#codingforkids debate kicked off at the Guardian offices last night with a mix of around 50 people including education professionals, ex-teachers, those working in digital and technology and a few actual kids themselves! We Storyfied (live blogged) the event, so you can catch up here (thanks @rachelcoldicutt).
A few key points that seemed to reverberate with me:
Parents can be the catalyst here. So many people said that the event has inspired them to simply go home and play with their kids more, to work with them in simple game making programmes such as Scratch and to listen to what their kids want.
Coding, programming or the understanding of technology needs to be inbuilt across the board in education, not just restricted to ICT or similar. It’s a skill that’s needed whether you are learning English, Maths, Drama, Music, Geography, etc…
It’s not necessarily about building an ‘army of coders’ but giving people the knowledge and ability to understand what’s going on behind the screen. By creating a level playing field, cross-sector and cross-organisation working in the future should be so much easier as people will be able to speak the same language.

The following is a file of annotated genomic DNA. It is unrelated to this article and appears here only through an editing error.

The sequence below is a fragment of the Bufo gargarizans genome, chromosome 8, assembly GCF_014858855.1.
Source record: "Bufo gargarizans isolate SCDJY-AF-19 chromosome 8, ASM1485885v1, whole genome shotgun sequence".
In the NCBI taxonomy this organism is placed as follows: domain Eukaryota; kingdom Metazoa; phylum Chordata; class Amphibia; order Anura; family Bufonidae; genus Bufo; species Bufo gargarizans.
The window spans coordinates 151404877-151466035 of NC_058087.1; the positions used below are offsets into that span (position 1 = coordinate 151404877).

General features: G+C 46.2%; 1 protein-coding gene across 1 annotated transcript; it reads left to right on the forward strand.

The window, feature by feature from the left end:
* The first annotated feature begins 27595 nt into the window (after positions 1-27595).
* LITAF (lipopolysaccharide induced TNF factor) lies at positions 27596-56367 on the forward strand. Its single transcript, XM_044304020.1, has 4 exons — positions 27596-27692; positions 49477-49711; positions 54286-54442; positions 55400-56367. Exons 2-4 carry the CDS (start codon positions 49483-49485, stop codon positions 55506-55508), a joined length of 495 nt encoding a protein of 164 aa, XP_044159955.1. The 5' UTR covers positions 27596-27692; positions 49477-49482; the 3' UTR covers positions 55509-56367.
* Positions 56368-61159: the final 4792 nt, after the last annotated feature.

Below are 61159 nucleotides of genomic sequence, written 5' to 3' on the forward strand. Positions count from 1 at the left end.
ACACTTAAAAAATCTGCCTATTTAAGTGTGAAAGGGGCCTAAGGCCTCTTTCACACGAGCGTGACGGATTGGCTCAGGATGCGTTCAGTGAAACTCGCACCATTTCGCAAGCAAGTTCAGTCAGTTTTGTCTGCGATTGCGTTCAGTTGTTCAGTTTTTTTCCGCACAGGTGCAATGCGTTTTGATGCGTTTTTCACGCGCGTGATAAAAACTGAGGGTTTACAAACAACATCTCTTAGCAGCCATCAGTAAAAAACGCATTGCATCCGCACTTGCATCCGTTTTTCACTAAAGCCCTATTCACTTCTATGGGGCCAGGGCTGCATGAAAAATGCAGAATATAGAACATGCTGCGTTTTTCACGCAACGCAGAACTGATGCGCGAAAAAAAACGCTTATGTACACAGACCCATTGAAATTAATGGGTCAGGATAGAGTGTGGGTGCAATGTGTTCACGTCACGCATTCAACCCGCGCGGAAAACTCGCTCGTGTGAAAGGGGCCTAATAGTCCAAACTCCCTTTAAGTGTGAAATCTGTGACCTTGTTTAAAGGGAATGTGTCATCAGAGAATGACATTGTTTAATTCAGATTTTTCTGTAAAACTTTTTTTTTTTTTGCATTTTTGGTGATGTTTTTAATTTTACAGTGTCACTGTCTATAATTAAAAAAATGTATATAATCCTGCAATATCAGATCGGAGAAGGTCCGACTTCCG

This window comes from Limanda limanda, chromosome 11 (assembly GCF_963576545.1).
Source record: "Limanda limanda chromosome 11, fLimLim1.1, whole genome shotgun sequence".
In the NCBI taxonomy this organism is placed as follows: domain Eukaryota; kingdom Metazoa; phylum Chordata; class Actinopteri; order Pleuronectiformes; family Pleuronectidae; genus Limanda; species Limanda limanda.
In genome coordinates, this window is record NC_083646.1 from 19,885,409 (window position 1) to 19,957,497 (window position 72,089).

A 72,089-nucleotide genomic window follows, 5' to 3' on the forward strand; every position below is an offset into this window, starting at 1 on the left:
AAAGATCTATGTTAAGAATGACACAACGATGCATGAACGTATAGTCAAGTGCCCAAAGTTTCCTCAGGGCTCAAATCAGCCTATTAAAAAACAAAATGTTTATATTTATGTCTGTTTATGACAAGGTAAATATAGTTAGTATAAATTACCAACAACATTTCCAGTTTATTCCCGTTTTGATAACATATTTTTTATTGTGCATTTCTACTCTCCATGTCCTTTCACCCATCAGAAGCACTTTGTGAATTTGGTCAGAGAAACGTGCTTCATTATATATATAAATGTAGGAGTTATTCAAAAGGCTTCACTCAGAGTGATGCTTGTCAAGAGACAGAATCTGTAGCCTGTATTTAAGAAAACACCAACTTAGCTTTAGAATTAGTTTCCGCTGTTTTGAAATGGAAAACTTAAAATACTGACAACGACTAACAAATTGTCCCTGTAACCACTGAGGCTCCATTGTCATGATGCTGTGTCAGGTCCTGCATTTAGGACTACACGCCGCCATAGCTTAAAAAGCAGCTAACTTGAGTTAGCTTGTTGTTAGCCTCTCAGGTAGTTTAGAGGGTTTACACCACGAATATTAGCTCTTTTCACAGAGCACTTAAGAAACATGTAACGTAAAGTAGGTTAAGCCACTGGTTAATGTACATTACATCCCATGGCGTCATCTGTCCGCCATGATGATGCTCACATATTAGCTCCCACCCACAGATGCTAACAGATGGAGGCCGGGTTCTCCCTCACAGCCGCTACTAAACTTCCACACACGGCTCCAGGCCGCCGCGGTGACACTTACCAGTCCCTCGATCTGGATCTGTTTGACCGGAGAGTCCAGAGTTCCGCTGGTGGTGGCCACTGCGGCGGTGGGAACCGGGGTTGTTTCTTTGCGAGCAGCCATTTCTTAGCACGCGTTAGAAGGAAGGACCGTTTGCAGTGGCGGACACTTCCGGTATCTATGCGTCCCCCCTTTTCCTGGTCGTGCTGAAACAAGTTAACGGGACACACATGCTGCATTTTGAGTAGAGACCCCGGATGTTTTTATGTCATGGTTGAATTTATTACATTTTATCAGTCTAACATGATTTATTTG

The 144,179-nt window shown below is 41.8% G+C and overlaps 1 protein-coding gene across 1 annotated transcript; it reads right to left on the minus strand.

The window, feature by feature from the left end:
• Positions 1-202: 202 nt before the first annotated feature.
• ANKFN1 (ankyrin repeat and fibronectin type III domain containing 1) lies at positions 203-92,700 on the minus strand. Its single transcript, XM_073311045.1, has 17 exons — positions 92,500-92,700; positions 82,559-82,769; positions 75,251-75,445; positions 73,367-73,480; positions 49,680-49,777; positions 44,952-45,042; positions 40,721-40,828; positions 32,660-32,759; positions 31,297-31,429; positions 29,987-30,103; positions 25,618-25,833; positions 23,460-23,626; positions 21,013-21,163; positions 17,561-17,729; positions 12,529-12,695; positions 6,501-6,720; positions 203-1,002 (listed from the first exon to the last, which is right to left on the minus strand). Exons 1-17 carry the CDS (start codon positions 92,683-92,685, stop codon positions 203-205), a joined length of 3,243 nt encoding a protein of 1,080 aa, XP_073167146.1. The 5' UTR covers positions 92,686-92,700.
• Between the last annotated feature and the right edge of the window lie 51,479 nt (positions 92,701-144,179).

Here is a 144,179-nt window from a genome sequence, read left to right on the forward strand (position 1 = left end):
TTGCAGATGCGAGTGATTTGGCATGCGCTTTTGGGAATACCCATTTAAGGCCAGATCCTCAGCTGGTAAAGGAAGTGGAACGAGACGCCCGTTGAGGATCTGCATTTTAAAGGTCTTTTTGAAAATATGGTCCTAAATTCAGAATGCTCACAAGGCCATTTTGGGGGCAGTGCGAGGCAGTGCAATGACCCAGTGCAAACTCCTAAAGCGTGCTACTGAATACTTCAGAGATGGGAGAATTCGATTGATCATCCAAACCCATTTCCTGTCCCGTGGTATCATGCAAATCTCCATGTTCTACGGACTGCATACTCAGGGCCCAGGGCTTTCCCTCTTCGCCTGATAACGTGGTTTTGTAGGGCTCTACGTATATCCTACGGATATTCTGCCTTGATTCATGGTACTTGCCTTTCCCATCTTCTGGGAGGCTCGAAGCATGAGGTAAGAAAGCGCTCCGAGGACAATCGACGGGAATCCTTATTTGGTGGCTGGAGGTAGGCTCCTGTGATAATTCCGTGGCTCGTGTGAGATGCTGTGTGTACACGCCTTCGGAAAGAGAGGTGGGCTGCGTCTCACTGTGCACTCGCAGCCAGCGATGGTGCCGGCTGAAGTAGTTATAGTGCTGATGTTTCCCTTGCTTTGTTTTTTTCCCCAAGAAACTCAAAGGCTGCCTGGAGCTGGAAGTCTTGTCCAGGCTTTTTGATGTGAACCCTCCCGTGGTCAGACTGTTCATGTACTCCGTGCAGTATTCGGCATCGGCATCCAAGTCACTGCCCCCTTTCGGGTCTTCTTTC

There’s loads of interesting tools out there already. A few mentioned were Alice created by Carnegie Mellon, Scratch made by MIT, WaterBear and Hackasaurus. @regulargeek has written about the tools on 36 resources to help you teach kids programming and Emma @hubmum has also written blog posts over the last month on the topic about how to initiate kids (or anyone) into coding.
I’m very pleased that the initial ‘cup of tea and a chat’ with Emma at Rewired State has evolved into us bringing together people to talk on the topic of #codingforkids and we’re inviting people to take on the next steps of making this a reality.
The BIG thing now is to get everyone - yes, YOU - pledging what they are going to do next. Use the #codingforkids hashtag on twitter to pledge, blog it and post it on the wiki. We’ve set a deadline of November 5th to get all pledges in and then we’ll announce them, coming back to check in with everyone in January 2012.
The wiki is open to all - please don’t be shy, add to it, amend, build it into the resource it should be. This belongs to an ever-evolving community of participants. And follow @codingforkids to keep up to date!